I’m a worrier, like a lose hours of sleep kind of worrier. Everything just seems a little more life or death than it actually is at two in the morning. But that’s just me. I worry.
I’m at a time in my life where I, and those around me, care so much about things that, bluntly put, are so dumb. I’m at a time in my life where the opinion of someone can hold me under the captivity of extreme anxiety. I’m at a phase where I care about the gossip spread about me, even the lies. I’m at a phase where tension between me and a peer can suffocate me. I’m at a hard and opinionated phase.
Last semester wore me thin. I worried about things worth my worries like my friends, and my family, and school, and summer jobs, and whole semester projects, but I also worried about things not really worth my time, and this took away from the things that were.
I am a firm believer that we don’t have an unlimited capacity of cares. We’re human, and we’re limited on things. The majority of us can’t run 100 miles in one shot, because we’re limited on the max amount of energy we can have. We can’t study calculus for 57 hours because we’re limited on the max amount of focus we have. We can’t efficiently care about those we love when we’re busy being ripped away by the cares we place in hatred, anger, and spite.
It took a decent amount of hurt and loss to understand the ridiculousness of the things I was choosing to care about. I was worried about petty girl drama when there were real issues happening to people close to me. All around me there was cancer, and Alzheimer’s, and depression, and personality disorders, and hurt, so much hurt. But my cares weren’t with the people who deserved them. I was pouring my cares selfishly into situations that would drain me and keep me from being there for people I love.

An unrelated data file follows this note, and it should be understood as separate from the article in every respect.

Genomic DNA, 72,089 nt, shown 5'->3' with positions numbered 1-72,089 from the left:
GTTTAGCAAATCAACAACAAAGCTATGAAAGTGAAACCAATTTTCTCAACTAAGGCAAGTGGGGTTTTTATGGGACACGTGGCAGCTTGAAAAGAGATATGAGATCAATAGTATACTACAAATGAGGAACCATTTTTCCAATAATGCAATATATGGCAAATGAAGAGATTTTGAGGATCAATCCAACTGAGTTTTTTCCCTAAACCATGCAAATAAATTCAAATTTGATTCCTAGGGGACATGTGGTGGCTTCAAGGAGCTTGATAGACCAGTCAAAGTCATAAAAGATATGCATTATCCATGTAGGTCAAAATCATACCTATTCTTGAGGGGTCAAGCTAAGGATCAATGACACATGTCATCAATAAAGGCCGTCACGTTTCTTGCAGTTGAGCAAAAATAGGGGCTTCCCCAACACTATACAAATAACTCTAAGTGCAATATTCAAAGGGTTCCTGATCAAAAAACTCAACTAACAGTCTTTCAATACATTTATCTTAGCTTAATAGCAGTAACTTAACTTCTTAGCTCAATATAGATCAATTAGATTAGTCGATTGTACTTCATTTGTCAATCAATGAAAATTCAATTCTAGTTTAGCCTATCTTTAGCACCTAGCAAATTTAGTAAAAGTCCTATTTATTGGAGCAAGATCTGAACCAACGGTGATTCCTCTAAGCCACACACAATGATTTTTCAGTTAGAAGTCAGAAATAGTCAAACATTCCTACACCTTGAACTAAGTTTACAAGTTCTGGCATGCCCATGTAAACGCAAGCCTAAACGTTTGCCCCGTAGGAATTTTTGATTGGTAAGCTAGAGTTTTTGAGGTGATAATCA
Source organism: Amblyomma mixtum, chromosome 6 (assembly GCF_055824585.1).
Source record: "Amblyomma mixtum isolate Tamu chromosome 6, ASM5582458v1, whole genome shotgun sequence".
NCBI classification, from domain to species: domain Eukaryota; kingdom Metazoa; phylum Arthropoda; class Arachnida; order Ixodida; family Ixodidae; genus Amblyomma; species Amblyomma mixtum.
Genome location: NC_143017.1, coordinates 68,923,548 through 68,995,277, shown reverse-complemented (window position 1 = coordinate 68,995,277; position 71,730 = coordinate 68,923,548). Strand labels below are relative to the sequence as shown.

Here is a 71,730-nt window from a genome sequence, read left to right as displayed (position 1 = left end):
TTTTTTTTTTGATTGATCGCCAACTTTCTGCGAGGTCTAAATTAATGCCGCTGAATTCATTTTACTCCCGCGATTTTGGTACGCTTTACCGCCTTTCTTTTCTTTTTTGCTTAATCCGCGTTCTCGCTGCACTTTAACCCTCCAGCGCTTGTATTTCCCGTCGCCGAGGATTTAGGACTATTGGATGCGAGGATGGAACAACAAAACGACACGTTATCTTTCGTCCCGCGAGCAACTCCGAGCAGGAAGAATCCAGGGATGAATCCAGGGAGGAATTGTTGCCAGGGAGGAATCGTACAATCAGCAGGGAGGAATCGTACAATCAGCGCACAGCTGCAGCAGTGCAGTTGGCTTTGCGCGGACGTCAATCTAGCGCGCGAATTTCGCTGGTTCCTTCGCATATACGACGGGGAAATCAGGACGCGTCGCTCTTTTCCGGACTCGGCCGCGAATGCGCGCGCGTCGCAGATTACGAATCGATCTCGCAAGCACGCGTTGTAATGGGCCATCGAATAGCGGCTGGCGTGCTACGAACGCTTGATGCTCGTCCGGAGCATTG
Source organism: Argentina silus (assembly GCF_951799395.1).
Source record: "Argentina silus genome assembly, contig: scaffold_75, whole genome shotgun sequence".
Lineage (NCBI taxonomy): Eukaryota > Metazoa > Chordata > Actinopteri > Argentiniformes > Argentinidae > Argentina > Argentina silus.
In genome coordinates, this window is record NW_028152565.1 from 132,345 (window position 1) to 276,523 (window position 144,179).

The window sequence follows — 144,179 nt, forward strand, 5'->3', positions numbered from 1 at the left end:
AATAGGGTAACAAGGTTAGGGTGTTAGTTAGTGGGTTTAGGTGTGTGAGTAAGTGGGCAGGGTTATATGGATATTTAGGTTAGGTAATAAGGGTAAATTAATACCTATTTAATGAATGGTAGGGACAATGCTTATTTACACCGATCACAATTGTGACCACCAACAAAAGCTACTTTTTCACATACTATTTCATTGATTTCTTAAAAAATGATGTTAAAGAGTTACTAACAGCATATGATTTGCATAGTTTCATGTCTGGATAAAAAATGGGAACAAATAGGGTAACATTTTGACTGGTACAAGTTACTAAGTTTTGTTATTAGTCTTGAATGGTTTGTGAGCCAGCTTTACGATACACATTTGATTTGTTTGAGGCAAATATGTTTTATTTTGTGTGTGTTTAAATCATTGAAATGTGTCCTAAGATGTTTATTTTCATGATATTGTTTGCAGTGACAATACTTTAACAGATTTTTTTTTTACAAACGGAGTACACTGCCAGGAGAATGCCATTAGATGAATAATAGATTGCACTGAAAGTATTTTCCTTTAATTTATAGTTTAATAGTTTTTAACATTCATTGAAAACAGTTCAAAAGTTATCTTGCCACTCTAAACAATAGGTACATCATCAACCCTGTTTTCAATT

Jordan Grisham is a beloved hero and friend of so many in my community. He passed away from a long fought battle with brain cancer this past Sunday, May 24 at 10:10pm.
Jordan fought cancer for years, but he was never “the guy with cancer.” He didn’t ever care about his cancer, at least not in the way many of us would. Cancer was just another thing to him. But people were his love, and they are who he chose to pour his cares into. I think many would agree that if you texted Jordan to check on him, the conversation would very soon be focused on you. It would suddenly be about how you were doing, how your schoolwork is going, who you are dating.
He had every right in the world to care about no one but himself. He had every right to care about the fact that others were wasting health that he could have done so much with. He had every right to worry about the friends who dropped him along the way. But he didn’t have room to care about that stupid stuff, because he loved so many, so deeply, and he cared about other people with every inch of his being.
Gosh, I lack this. My cares are so often prioritized poorly, and when I do this I deprive people my cares, and I deprive myself the feeling of pouring my cares into pure and deserving souls.
So, who cares?
Who cares that a few people who listened to the petty lies of a petty person think you’re unkind.
Who cares that your ex is dating that skimpily dressed girl you always knew he had a thing for.
Who cares about the knives you’ve already pulled out of your back, or the people cruel enough to put them there?
I’ll tell you who cared. Me. For way too long I cared so much, but one day I saw that a sweet sweet soul had passed, and I realized that it had been so long since I’d offered him a much-deserved portion of my cares. I had given them to people and situations that didn’t deserve them. And this is when I realized that cares are valuable and numbered.
Join me in sharing them wisely. Let us try to discern the receivers of our cares.
cover photo by Chelsea Sweet.
Photo of Jordan by April Grisham